U.S., Japan share challenges, ideal friendship: Ambassador Baker

The following, originally published in the International Herald Tribune/Asahi Shimbun on Jan. 21, 2005, is reproduced here with the Asahi Shimbun's permission.

Looking back on 2004, I can say with confidence that it has been one of the best years ever in U.S.-Japan relations.

Our two countries are world leaders - economically, politically, socially and culturally, and militarily. So the fact that we have such a strong relationship is very important, not only to us, but to the entire world.

The constant high-level contacts between our countries symbolize the health and importance of our bilateral ties. For example, President George W. Bush and Prime Minister Junichiro Koizumi met three times this past year, and numerous other high-level U.S. officials also visited Japan, including Vice President Dick Cheney.

Top government and military officials, and numerous senators and congressional representatives also came to meet with their Japanese counterparts to discuss mutual interests. Numerous state governors, including perhaps our most famous, Arnold Schwarzenegger of California, led delegations working to further bilateral trade.

What impresses me even more than the strong government-to-government ties between our two nations is the remarkable people-to-people relationship.

Over the past year, celebrations commemorating this 150th anniversary year of bilateral relations brought together hundreds of grassroots citizens' groups and civic organizations from both nations to discuss the historical legacy and entwined futures of our societies.

Americans and Japanese are fascinated and positively influenced by each other. Student exchanges, such as the one in which my own grandson participated in Japan, flourish as never before.

The United States receives more Japanese students than any other country and we are eager to host even more.

Within Japan, I see great examples of dynamic leadership and forward thinking. In my long career in politics, I have rarely encountered change agents like Prime Minister Junichiro Koizumi, with his particular brand of energy, decisiveness, and imagination.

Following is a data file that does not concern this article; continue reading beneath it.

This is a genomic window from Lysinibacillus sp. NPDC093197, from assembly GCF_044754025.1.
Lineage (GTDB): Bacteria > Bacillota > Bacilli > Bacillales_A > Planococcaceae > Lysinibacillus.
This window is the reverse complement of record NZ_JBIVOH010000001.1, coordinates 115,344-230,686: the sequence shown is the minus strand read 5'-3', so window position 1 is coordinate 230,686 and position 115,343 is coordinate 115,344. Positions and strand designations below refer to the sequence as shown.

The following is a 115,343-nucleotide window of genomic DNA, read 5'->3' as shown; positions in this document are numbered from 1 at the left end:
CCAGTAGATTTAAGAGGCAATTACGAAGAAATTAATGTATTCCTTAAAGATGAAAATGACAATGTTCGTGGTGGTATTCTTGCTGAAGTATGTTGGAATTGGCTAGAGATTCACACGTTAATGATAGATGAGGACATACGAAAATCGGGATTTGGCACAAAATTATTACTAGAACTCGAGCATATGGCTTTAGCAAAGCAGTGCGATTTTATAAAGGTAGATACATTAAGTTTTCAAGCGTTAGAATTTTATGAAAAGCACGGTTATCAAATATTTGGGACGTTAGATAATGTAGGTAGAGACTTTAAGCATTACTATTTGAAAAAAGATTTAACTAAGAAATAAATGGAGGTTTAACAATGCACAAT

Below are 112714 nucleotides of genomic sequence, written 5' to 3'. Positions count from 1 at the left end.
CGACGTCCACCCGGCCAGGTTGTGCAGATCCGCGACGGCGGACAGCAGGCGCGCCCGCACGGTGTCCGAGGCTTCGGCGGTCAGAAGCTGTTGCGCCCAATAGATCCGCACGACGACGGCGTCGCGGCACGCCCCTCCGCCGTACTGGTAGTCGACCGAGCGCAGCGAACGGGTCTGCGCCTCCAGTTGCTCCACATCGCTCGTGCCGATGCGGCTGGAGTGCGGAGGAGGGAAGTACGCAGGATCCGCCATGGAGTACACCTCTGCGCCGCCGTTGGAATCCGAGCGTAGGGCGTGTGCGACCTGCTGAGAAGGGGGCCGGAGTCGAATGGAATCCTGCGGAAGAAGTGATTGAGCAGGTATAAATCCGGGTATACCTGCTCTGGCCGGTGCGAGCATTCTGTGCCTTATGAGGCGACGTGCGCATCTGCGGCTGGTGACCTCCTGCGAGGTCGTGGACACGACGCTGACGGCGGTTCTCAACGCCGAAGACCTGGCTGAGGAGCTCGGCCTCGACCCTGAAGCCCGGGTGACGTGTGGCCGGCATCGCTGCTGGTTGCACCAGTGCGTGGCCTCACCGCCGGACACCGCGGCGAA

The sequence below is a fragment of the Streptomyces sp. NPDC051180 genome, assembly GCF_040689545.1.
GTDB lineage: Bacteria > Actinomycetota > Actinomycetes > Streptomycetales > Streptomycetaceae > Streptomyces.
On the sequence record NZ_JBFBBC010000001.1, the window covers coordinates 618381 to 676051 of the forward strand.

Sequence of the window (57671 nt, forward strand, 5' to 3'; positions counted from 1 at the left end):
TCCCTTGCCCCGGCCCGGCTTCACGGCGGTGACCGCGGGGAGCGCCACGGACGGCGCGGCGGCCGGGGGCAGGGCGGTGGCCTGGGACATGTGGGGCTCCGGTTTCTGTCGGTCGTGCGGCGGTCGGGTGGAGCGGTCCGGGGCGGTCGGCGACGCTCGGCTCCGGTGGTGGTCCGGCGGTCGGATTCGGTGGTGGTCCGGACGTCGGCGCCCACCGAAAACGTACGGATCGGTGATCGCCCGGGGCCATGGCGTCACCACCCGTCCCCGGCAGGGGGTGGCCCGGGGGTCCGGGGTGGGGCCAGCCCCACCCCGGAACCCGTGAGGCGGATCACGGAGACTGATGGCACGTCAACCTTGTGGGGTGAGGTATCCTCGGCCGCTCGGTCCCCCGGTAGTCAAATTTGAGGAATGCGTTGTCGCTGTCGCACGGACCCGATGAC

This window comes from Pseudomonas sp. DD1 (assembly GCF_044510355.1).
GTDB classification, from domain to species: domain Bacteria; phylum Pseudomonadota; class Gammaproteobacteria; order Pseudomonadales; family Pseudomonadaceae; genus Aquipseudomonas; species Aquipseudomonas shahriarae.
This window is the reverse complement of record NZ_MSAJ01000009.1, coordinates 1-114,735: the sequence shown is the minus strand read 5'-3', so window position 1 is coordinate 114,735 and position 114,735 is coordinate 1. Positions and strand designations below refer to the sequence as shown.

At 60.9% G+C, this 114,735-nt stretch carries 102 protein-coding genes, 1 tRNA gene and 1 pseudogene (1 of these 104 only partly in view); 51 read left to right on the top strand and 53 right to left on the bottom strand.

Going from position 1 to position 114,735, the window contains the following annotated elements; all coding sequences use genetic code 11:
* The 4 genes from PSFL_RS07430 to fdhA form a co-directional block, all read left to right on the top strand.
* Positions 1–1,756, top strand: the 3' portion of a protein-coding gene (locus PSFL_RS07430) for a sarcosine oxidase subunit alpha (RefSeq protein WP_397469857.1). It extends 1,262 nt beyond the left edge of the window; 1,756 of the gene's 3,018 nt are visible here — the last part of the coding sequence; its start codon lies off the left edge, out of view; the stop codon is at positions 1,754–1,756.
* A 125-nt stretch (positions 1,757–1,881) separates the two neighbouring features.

I commend him for addressing fundamentally important issues, both domestic and international, in a way that has brought Japan heightened respect and admiration from the world community.

His commitment to carry through his crucial economic reform package is not only admirable and a benefit to Japan but, perhaps even more important, it will help restore the economy as an engine for growth for the entire world.

Prime Minister Koizumi has, through active foreign diplomacy, made Japan a powerful player on the world stage. The United States supports his efforts for Japan to become a permanent member of the U.N. Security Council.

The prime minister's determination to contribute to the war on terrorism, including billons of dollars in reconstruction assistance for Iraq and Afghanistan will help build peace in those lands.

Besides Japan's leadership in foreign assistance, his dispatch of Self-Defense Forces troops to Samawah to help rebuild Iraq, may not have been the easiest course, but I predict history will judge it to be the right choice.

At the beginning of this new year, the United States and Japan are linked, regrettably, in shared grief over the loss of life and property from the recent earthquake and tsunami in the Indian Ocean.

In a shared spirit of compassion and responsibility, we are leading an unprecedented international effort to help those affected by this tragedy rebuild their societies. As the world's two most prosperous and successful societies, the United States and Japan are called to global leadership.

I believe that developments of the past year have strengthened our determination and ability to work together even more closely to overcome the many challenges that remain for our peoples and the world as a whole in the new year.

As I prepare to depart Japan, my four years here have left very deep impressions. My wife Nancy and I have thoroughly enjoyed our time here and the opportunities to travel to many regions and to meet a variety of wonderful people.

I am pleased and honored to have been selected by the president as ambassador to Japan, and to have contributed in small part to perhaps the closest friendship the United States has with any nation.